The first thing I really like about this game is that you're not just trying to make matches. Rather, you're trying to collect a certain number of gems on each level. This number goes up by five each level, though your time to complete the level does not go up proportionately (it can be increased, however, which I'll cover later). The gems are embedded within certain tokens on the playing board, and they will be freed and added to your total when you use the given gem in a match. The second thing I like about the game is the upgrade system. For each level you complete you earn a star. There are also mini-games that you can complete to earn a star, and finally there is a scoring mode called "scoring frenzy" that will help you earn stars. As a result it's possible to earn up to three stars per level, depending on the circumstances surrounding the completion of that level.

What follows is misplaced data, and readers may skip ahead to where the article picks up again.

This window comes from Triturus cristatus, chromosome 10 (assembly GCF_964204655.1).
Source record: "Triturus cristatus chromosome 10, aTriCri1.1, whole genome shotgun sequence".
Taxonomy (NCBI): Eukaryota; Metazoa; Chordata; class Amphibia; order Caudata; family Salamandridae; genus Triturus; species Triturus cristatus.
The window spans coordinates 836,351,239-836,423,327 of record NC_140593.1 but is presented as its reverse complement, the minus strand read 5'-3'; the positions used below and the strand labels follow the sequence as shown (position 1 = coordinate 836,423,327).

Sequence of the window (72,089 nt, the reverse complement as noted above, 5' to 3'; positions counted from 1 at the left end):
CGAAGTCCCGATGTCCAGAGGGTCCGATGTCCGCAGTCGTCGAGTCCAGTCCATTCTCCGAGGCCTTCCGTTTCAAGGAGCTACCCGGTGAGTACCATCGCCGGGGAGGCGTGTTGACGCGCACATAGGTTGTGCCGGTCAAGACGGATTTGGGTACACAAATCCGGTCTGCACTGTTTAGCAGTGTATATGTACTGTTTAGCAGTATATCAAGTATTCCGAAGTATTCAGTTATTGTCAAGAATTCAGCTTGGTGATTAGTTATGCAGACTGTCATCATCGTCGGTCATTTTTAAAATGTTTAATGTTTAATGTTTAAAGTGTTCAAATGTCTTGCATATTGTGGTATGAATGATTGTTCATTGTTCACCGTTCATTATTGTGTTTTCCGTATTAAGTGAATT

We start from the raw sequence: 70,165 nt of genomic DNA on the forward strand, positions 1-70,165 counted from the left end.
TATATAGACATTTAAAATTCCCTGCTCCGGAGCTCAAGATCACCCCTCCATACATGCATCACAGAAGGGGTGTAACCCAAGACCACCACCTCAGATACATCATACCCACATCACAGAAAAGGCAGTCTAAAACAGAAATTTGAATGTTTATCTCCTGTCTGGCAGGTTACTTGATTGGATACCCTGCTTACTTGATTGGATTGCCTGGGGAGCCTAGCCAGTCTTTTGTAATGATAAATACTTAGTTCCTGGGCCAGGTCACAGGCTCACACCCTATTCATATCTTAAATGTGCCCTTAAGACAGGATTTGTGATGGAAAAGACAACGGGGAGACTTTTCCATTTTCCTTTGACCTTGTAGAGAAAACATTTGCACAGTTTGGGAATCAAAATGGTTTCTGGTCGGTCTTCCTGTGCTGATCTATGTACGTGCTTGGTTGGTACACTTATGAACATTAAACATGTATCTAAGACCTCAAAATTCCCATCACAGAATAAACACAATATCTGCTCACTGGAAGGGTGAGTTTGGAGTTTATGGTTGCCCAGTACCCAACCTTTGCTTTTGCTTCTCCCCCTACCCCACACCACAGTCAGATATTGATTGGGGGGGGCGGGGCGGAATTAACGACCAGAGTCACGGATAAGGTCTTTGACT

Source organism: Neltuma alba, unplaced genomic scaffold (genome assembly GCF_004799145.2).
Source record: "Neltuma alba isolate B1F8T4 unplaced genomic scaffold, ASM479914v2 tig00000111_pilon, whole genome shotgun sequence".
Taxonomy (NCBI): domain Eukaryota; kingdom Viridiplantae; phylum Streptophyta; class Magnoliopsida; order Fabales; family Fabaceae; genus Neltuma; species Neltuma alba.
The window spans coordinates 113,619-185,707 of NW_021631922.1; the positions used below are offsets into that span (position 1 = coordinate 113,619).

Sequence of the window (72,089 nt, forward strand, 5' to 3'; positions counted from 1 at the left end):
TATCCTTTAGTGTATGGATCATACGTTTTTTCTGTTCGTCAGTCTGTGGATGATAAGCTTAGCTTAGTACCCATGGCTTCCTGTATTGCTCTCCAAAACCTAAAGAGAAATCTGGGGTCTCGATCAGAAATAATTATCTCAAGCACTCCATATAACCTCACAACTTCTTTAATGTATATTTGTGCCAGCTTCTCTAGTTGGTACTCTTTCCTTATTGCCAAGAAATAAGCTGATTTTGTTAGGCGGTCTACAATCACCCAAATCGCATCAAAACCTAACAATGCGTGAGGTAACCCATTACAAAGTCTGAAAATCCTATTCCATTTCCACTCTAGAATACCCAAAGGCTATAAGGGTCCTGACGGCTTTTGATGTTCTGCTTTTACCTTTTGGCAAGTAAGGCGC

So what are the stars used for? There are different aspects of the game that can be increased (for example, you start the game with only a maximum of four gems on screen at one time, but you can raise this maximum to eight with earned stars). There are also totems that can be activated and upgraded. The totems are probably the best part of the game. There is a totem for each color token that can appear on the board. Once you have activated a totem by giving it at least one star, you can use it during game play. To use a totem you must first match three or more tokens of the corresponding color. This gets the totem "ready", and then matching another set of three or more tokens of that same color will "use" the totem. The totem must be readied and used in two consecutive matches. So what do the totems do? The red one, for example, will shoot fireballs and destroy some of the tokens on the screens (gems trapped inside of destroyed tokens will be added to your total). The orange totem, on the other hand, will add some time to your clock when used. Each totem is helpful, and becomes even more useful as it is upgraded. One other feature of the upgrade system that's nice is that whenever you're on that screen you have the option of taking away stars from one item and adding them to another. This allows you to customize game play however you like.